MedicineNet appreciates your comment. Your comment may be displayed on the site and will always be published anonymously.
What is lymphedema?
Lymphedema is swelling in one or more extremities that results from impaired flow of the lymphatic system.
The lymphatic system is a network of specialized vessels (lymph vessels) throughout the body whose purpose is to collect excess lymph fluid with proteins, lipids, and waste products from the tissues. This fluid is then carried to the lymph nodes, which filter waste products and contain infection-fighting cells called lymphocytes. The excess fluid in the lymph vessels is eventually returned to the bloodstream. When the lymph vessels are blocked or unable to carry lymph fluid away from the tissues, localized swelling (lymphedema) is the result.
Lymphedema most often affects a single arm or leg, but in uncommon situations both limbs are affected.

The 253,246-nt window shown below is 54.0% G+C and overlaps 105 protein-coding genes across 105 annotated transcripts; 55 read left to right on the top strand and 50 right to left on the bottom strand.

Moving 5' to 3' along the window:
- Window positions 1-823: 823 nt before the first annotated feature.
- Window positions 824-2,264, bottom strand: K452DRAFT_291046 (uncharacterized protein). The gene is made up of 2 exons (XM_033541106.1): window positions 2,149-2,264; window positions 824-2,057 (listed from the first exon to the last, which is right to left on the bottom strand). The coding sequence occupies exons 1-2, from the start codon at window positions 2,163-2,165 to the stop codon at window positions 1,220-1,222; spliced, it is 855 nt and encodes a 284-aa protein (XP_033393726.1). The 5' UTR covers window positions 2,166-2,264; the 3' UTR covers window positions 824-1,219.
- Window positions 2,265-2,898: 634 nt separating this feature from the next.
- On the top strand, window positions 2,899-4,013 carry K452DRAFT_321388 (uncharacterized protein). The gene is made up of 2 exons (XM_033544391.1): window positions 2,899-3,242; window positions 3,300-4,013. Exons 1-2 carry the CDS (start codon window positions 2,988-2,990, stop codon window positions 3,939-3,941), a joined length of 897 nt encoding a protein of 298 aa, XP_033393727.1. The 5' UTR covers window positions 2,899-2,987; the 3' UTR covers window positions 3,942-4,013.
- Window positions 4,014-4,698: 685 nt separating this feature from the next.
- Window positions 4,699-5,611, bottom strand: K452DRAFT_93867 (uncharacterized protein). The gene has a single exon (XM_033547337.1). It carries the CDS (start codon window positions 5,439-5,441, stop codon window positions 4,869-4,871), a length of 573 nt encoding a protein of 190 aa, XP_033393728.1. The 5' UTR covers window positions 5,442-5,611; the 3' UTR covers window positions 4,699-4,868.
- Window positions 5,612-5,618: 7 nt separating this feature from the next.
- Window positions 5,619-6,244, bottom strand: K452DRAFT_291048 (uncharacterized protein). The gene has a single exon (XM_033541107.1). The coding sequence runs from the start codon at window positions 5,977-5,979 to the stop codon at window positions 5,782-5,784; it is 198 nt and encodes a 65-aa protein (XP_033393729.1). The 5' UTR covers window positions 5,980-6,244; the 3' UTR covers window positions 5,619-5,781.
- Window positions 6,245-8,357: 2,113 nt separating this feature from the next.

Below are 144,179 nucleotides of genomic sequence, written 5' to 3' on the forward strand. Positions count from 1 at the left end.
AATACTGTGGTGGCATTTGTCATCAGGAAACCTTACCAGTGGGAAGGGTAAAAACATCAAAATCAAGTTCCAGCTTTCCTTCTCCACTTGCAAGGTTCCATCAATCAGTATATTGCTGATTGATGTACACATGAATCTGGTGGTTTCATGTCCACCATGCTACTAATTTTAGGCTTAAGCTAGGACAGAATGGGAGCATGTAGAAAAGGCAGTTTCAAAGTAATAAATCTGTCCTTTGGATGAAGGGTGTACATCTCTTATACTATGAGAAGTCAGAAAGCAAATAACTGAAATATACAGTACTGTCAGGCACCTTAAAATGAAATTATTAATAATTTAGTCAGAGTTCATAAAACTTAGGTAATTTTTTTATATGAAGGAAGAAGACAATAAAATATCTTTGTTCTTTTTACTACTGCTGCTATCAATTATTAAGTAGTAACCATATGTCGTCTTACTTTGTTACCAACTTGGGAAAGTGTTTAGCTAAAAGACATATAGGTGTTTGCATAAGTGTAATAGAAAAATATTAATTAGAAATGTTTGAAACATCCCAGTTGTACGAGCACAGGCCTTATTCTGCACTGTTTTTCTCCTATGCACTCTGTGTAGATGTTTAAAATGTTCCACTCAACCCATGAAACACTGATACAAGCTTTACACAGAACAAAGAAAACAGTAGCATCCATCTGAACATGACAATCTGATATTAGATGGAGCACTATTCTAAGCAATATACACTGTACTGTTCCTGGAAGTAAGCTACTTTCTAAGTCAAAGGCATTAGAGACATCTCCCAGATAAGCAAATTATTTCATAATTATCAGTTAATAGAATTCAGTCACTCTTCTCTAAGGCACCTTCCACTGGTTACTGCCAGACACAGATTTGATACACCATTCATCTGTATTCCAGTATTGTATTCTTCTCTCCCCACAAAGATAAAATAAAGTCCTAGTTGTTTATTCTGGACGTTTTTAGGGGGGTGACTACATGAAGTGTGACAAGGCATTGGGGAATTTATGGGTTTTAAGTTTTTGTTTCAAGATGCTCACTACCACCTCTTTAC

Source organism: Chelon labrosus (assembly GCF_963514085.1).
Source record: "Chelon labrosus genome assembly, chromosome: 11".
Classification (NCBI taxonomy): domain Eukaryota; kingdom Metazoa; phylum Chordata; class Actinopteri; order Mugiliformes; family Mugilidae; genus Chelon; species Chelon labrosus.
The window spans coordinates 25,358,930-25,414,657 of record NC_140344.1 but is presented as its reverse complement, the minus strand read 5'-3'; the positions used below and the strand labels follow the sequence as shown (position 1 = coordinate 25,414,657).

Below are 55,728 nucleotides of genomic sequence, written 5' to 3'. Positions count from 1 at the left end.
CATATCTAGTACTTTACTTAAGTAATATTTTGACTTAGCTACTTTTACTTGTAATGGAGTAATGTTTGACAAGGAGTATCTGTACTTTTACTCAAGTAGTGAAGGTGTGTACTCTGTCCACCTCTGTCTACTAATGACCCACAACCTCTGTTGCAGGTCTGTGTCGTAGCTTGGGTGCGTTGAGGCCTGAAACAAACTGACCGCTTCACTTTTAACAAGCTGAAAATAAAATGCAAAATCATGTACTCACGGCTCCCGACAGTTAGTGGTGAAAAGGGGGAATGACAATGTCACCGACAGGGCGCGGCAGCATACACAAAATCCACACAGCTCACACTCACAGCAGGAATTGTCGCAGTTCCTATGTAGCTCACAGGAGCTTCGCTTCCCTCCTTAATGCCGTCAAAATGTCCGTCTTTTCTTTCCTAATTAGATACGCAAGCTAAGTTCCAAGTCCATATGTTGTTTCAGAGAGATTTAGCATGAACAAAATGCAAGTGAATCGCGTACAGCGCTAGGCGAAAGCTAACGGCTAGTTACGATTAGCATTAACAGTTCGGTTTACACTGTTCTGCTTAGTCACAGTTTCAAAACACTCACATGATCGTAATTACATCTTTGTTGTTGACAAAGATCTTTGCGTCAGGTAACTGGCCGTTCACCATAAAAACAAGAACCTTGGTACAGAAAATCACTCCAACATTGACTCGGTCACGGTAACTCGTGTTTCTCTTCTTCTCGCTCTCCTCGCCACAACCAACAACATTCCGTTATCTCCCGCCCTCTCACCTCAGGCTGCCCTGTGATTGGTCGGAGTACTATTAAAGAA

Primary lymphedema is the result of an anatomical abnormality of the lymph vessels and is a rare, inherited condition.
Secondary lymphedema results from an identifiable damage to or obstruction of normally-functioning lymph vessels and nodes.
Worldwide, lymphedema is most commonly caused by filariasis (a parasite infection), but in the U.S., lymphedema most commonly occurs in women who have had breast cancer surgery, particularly when followed by radiation treatment.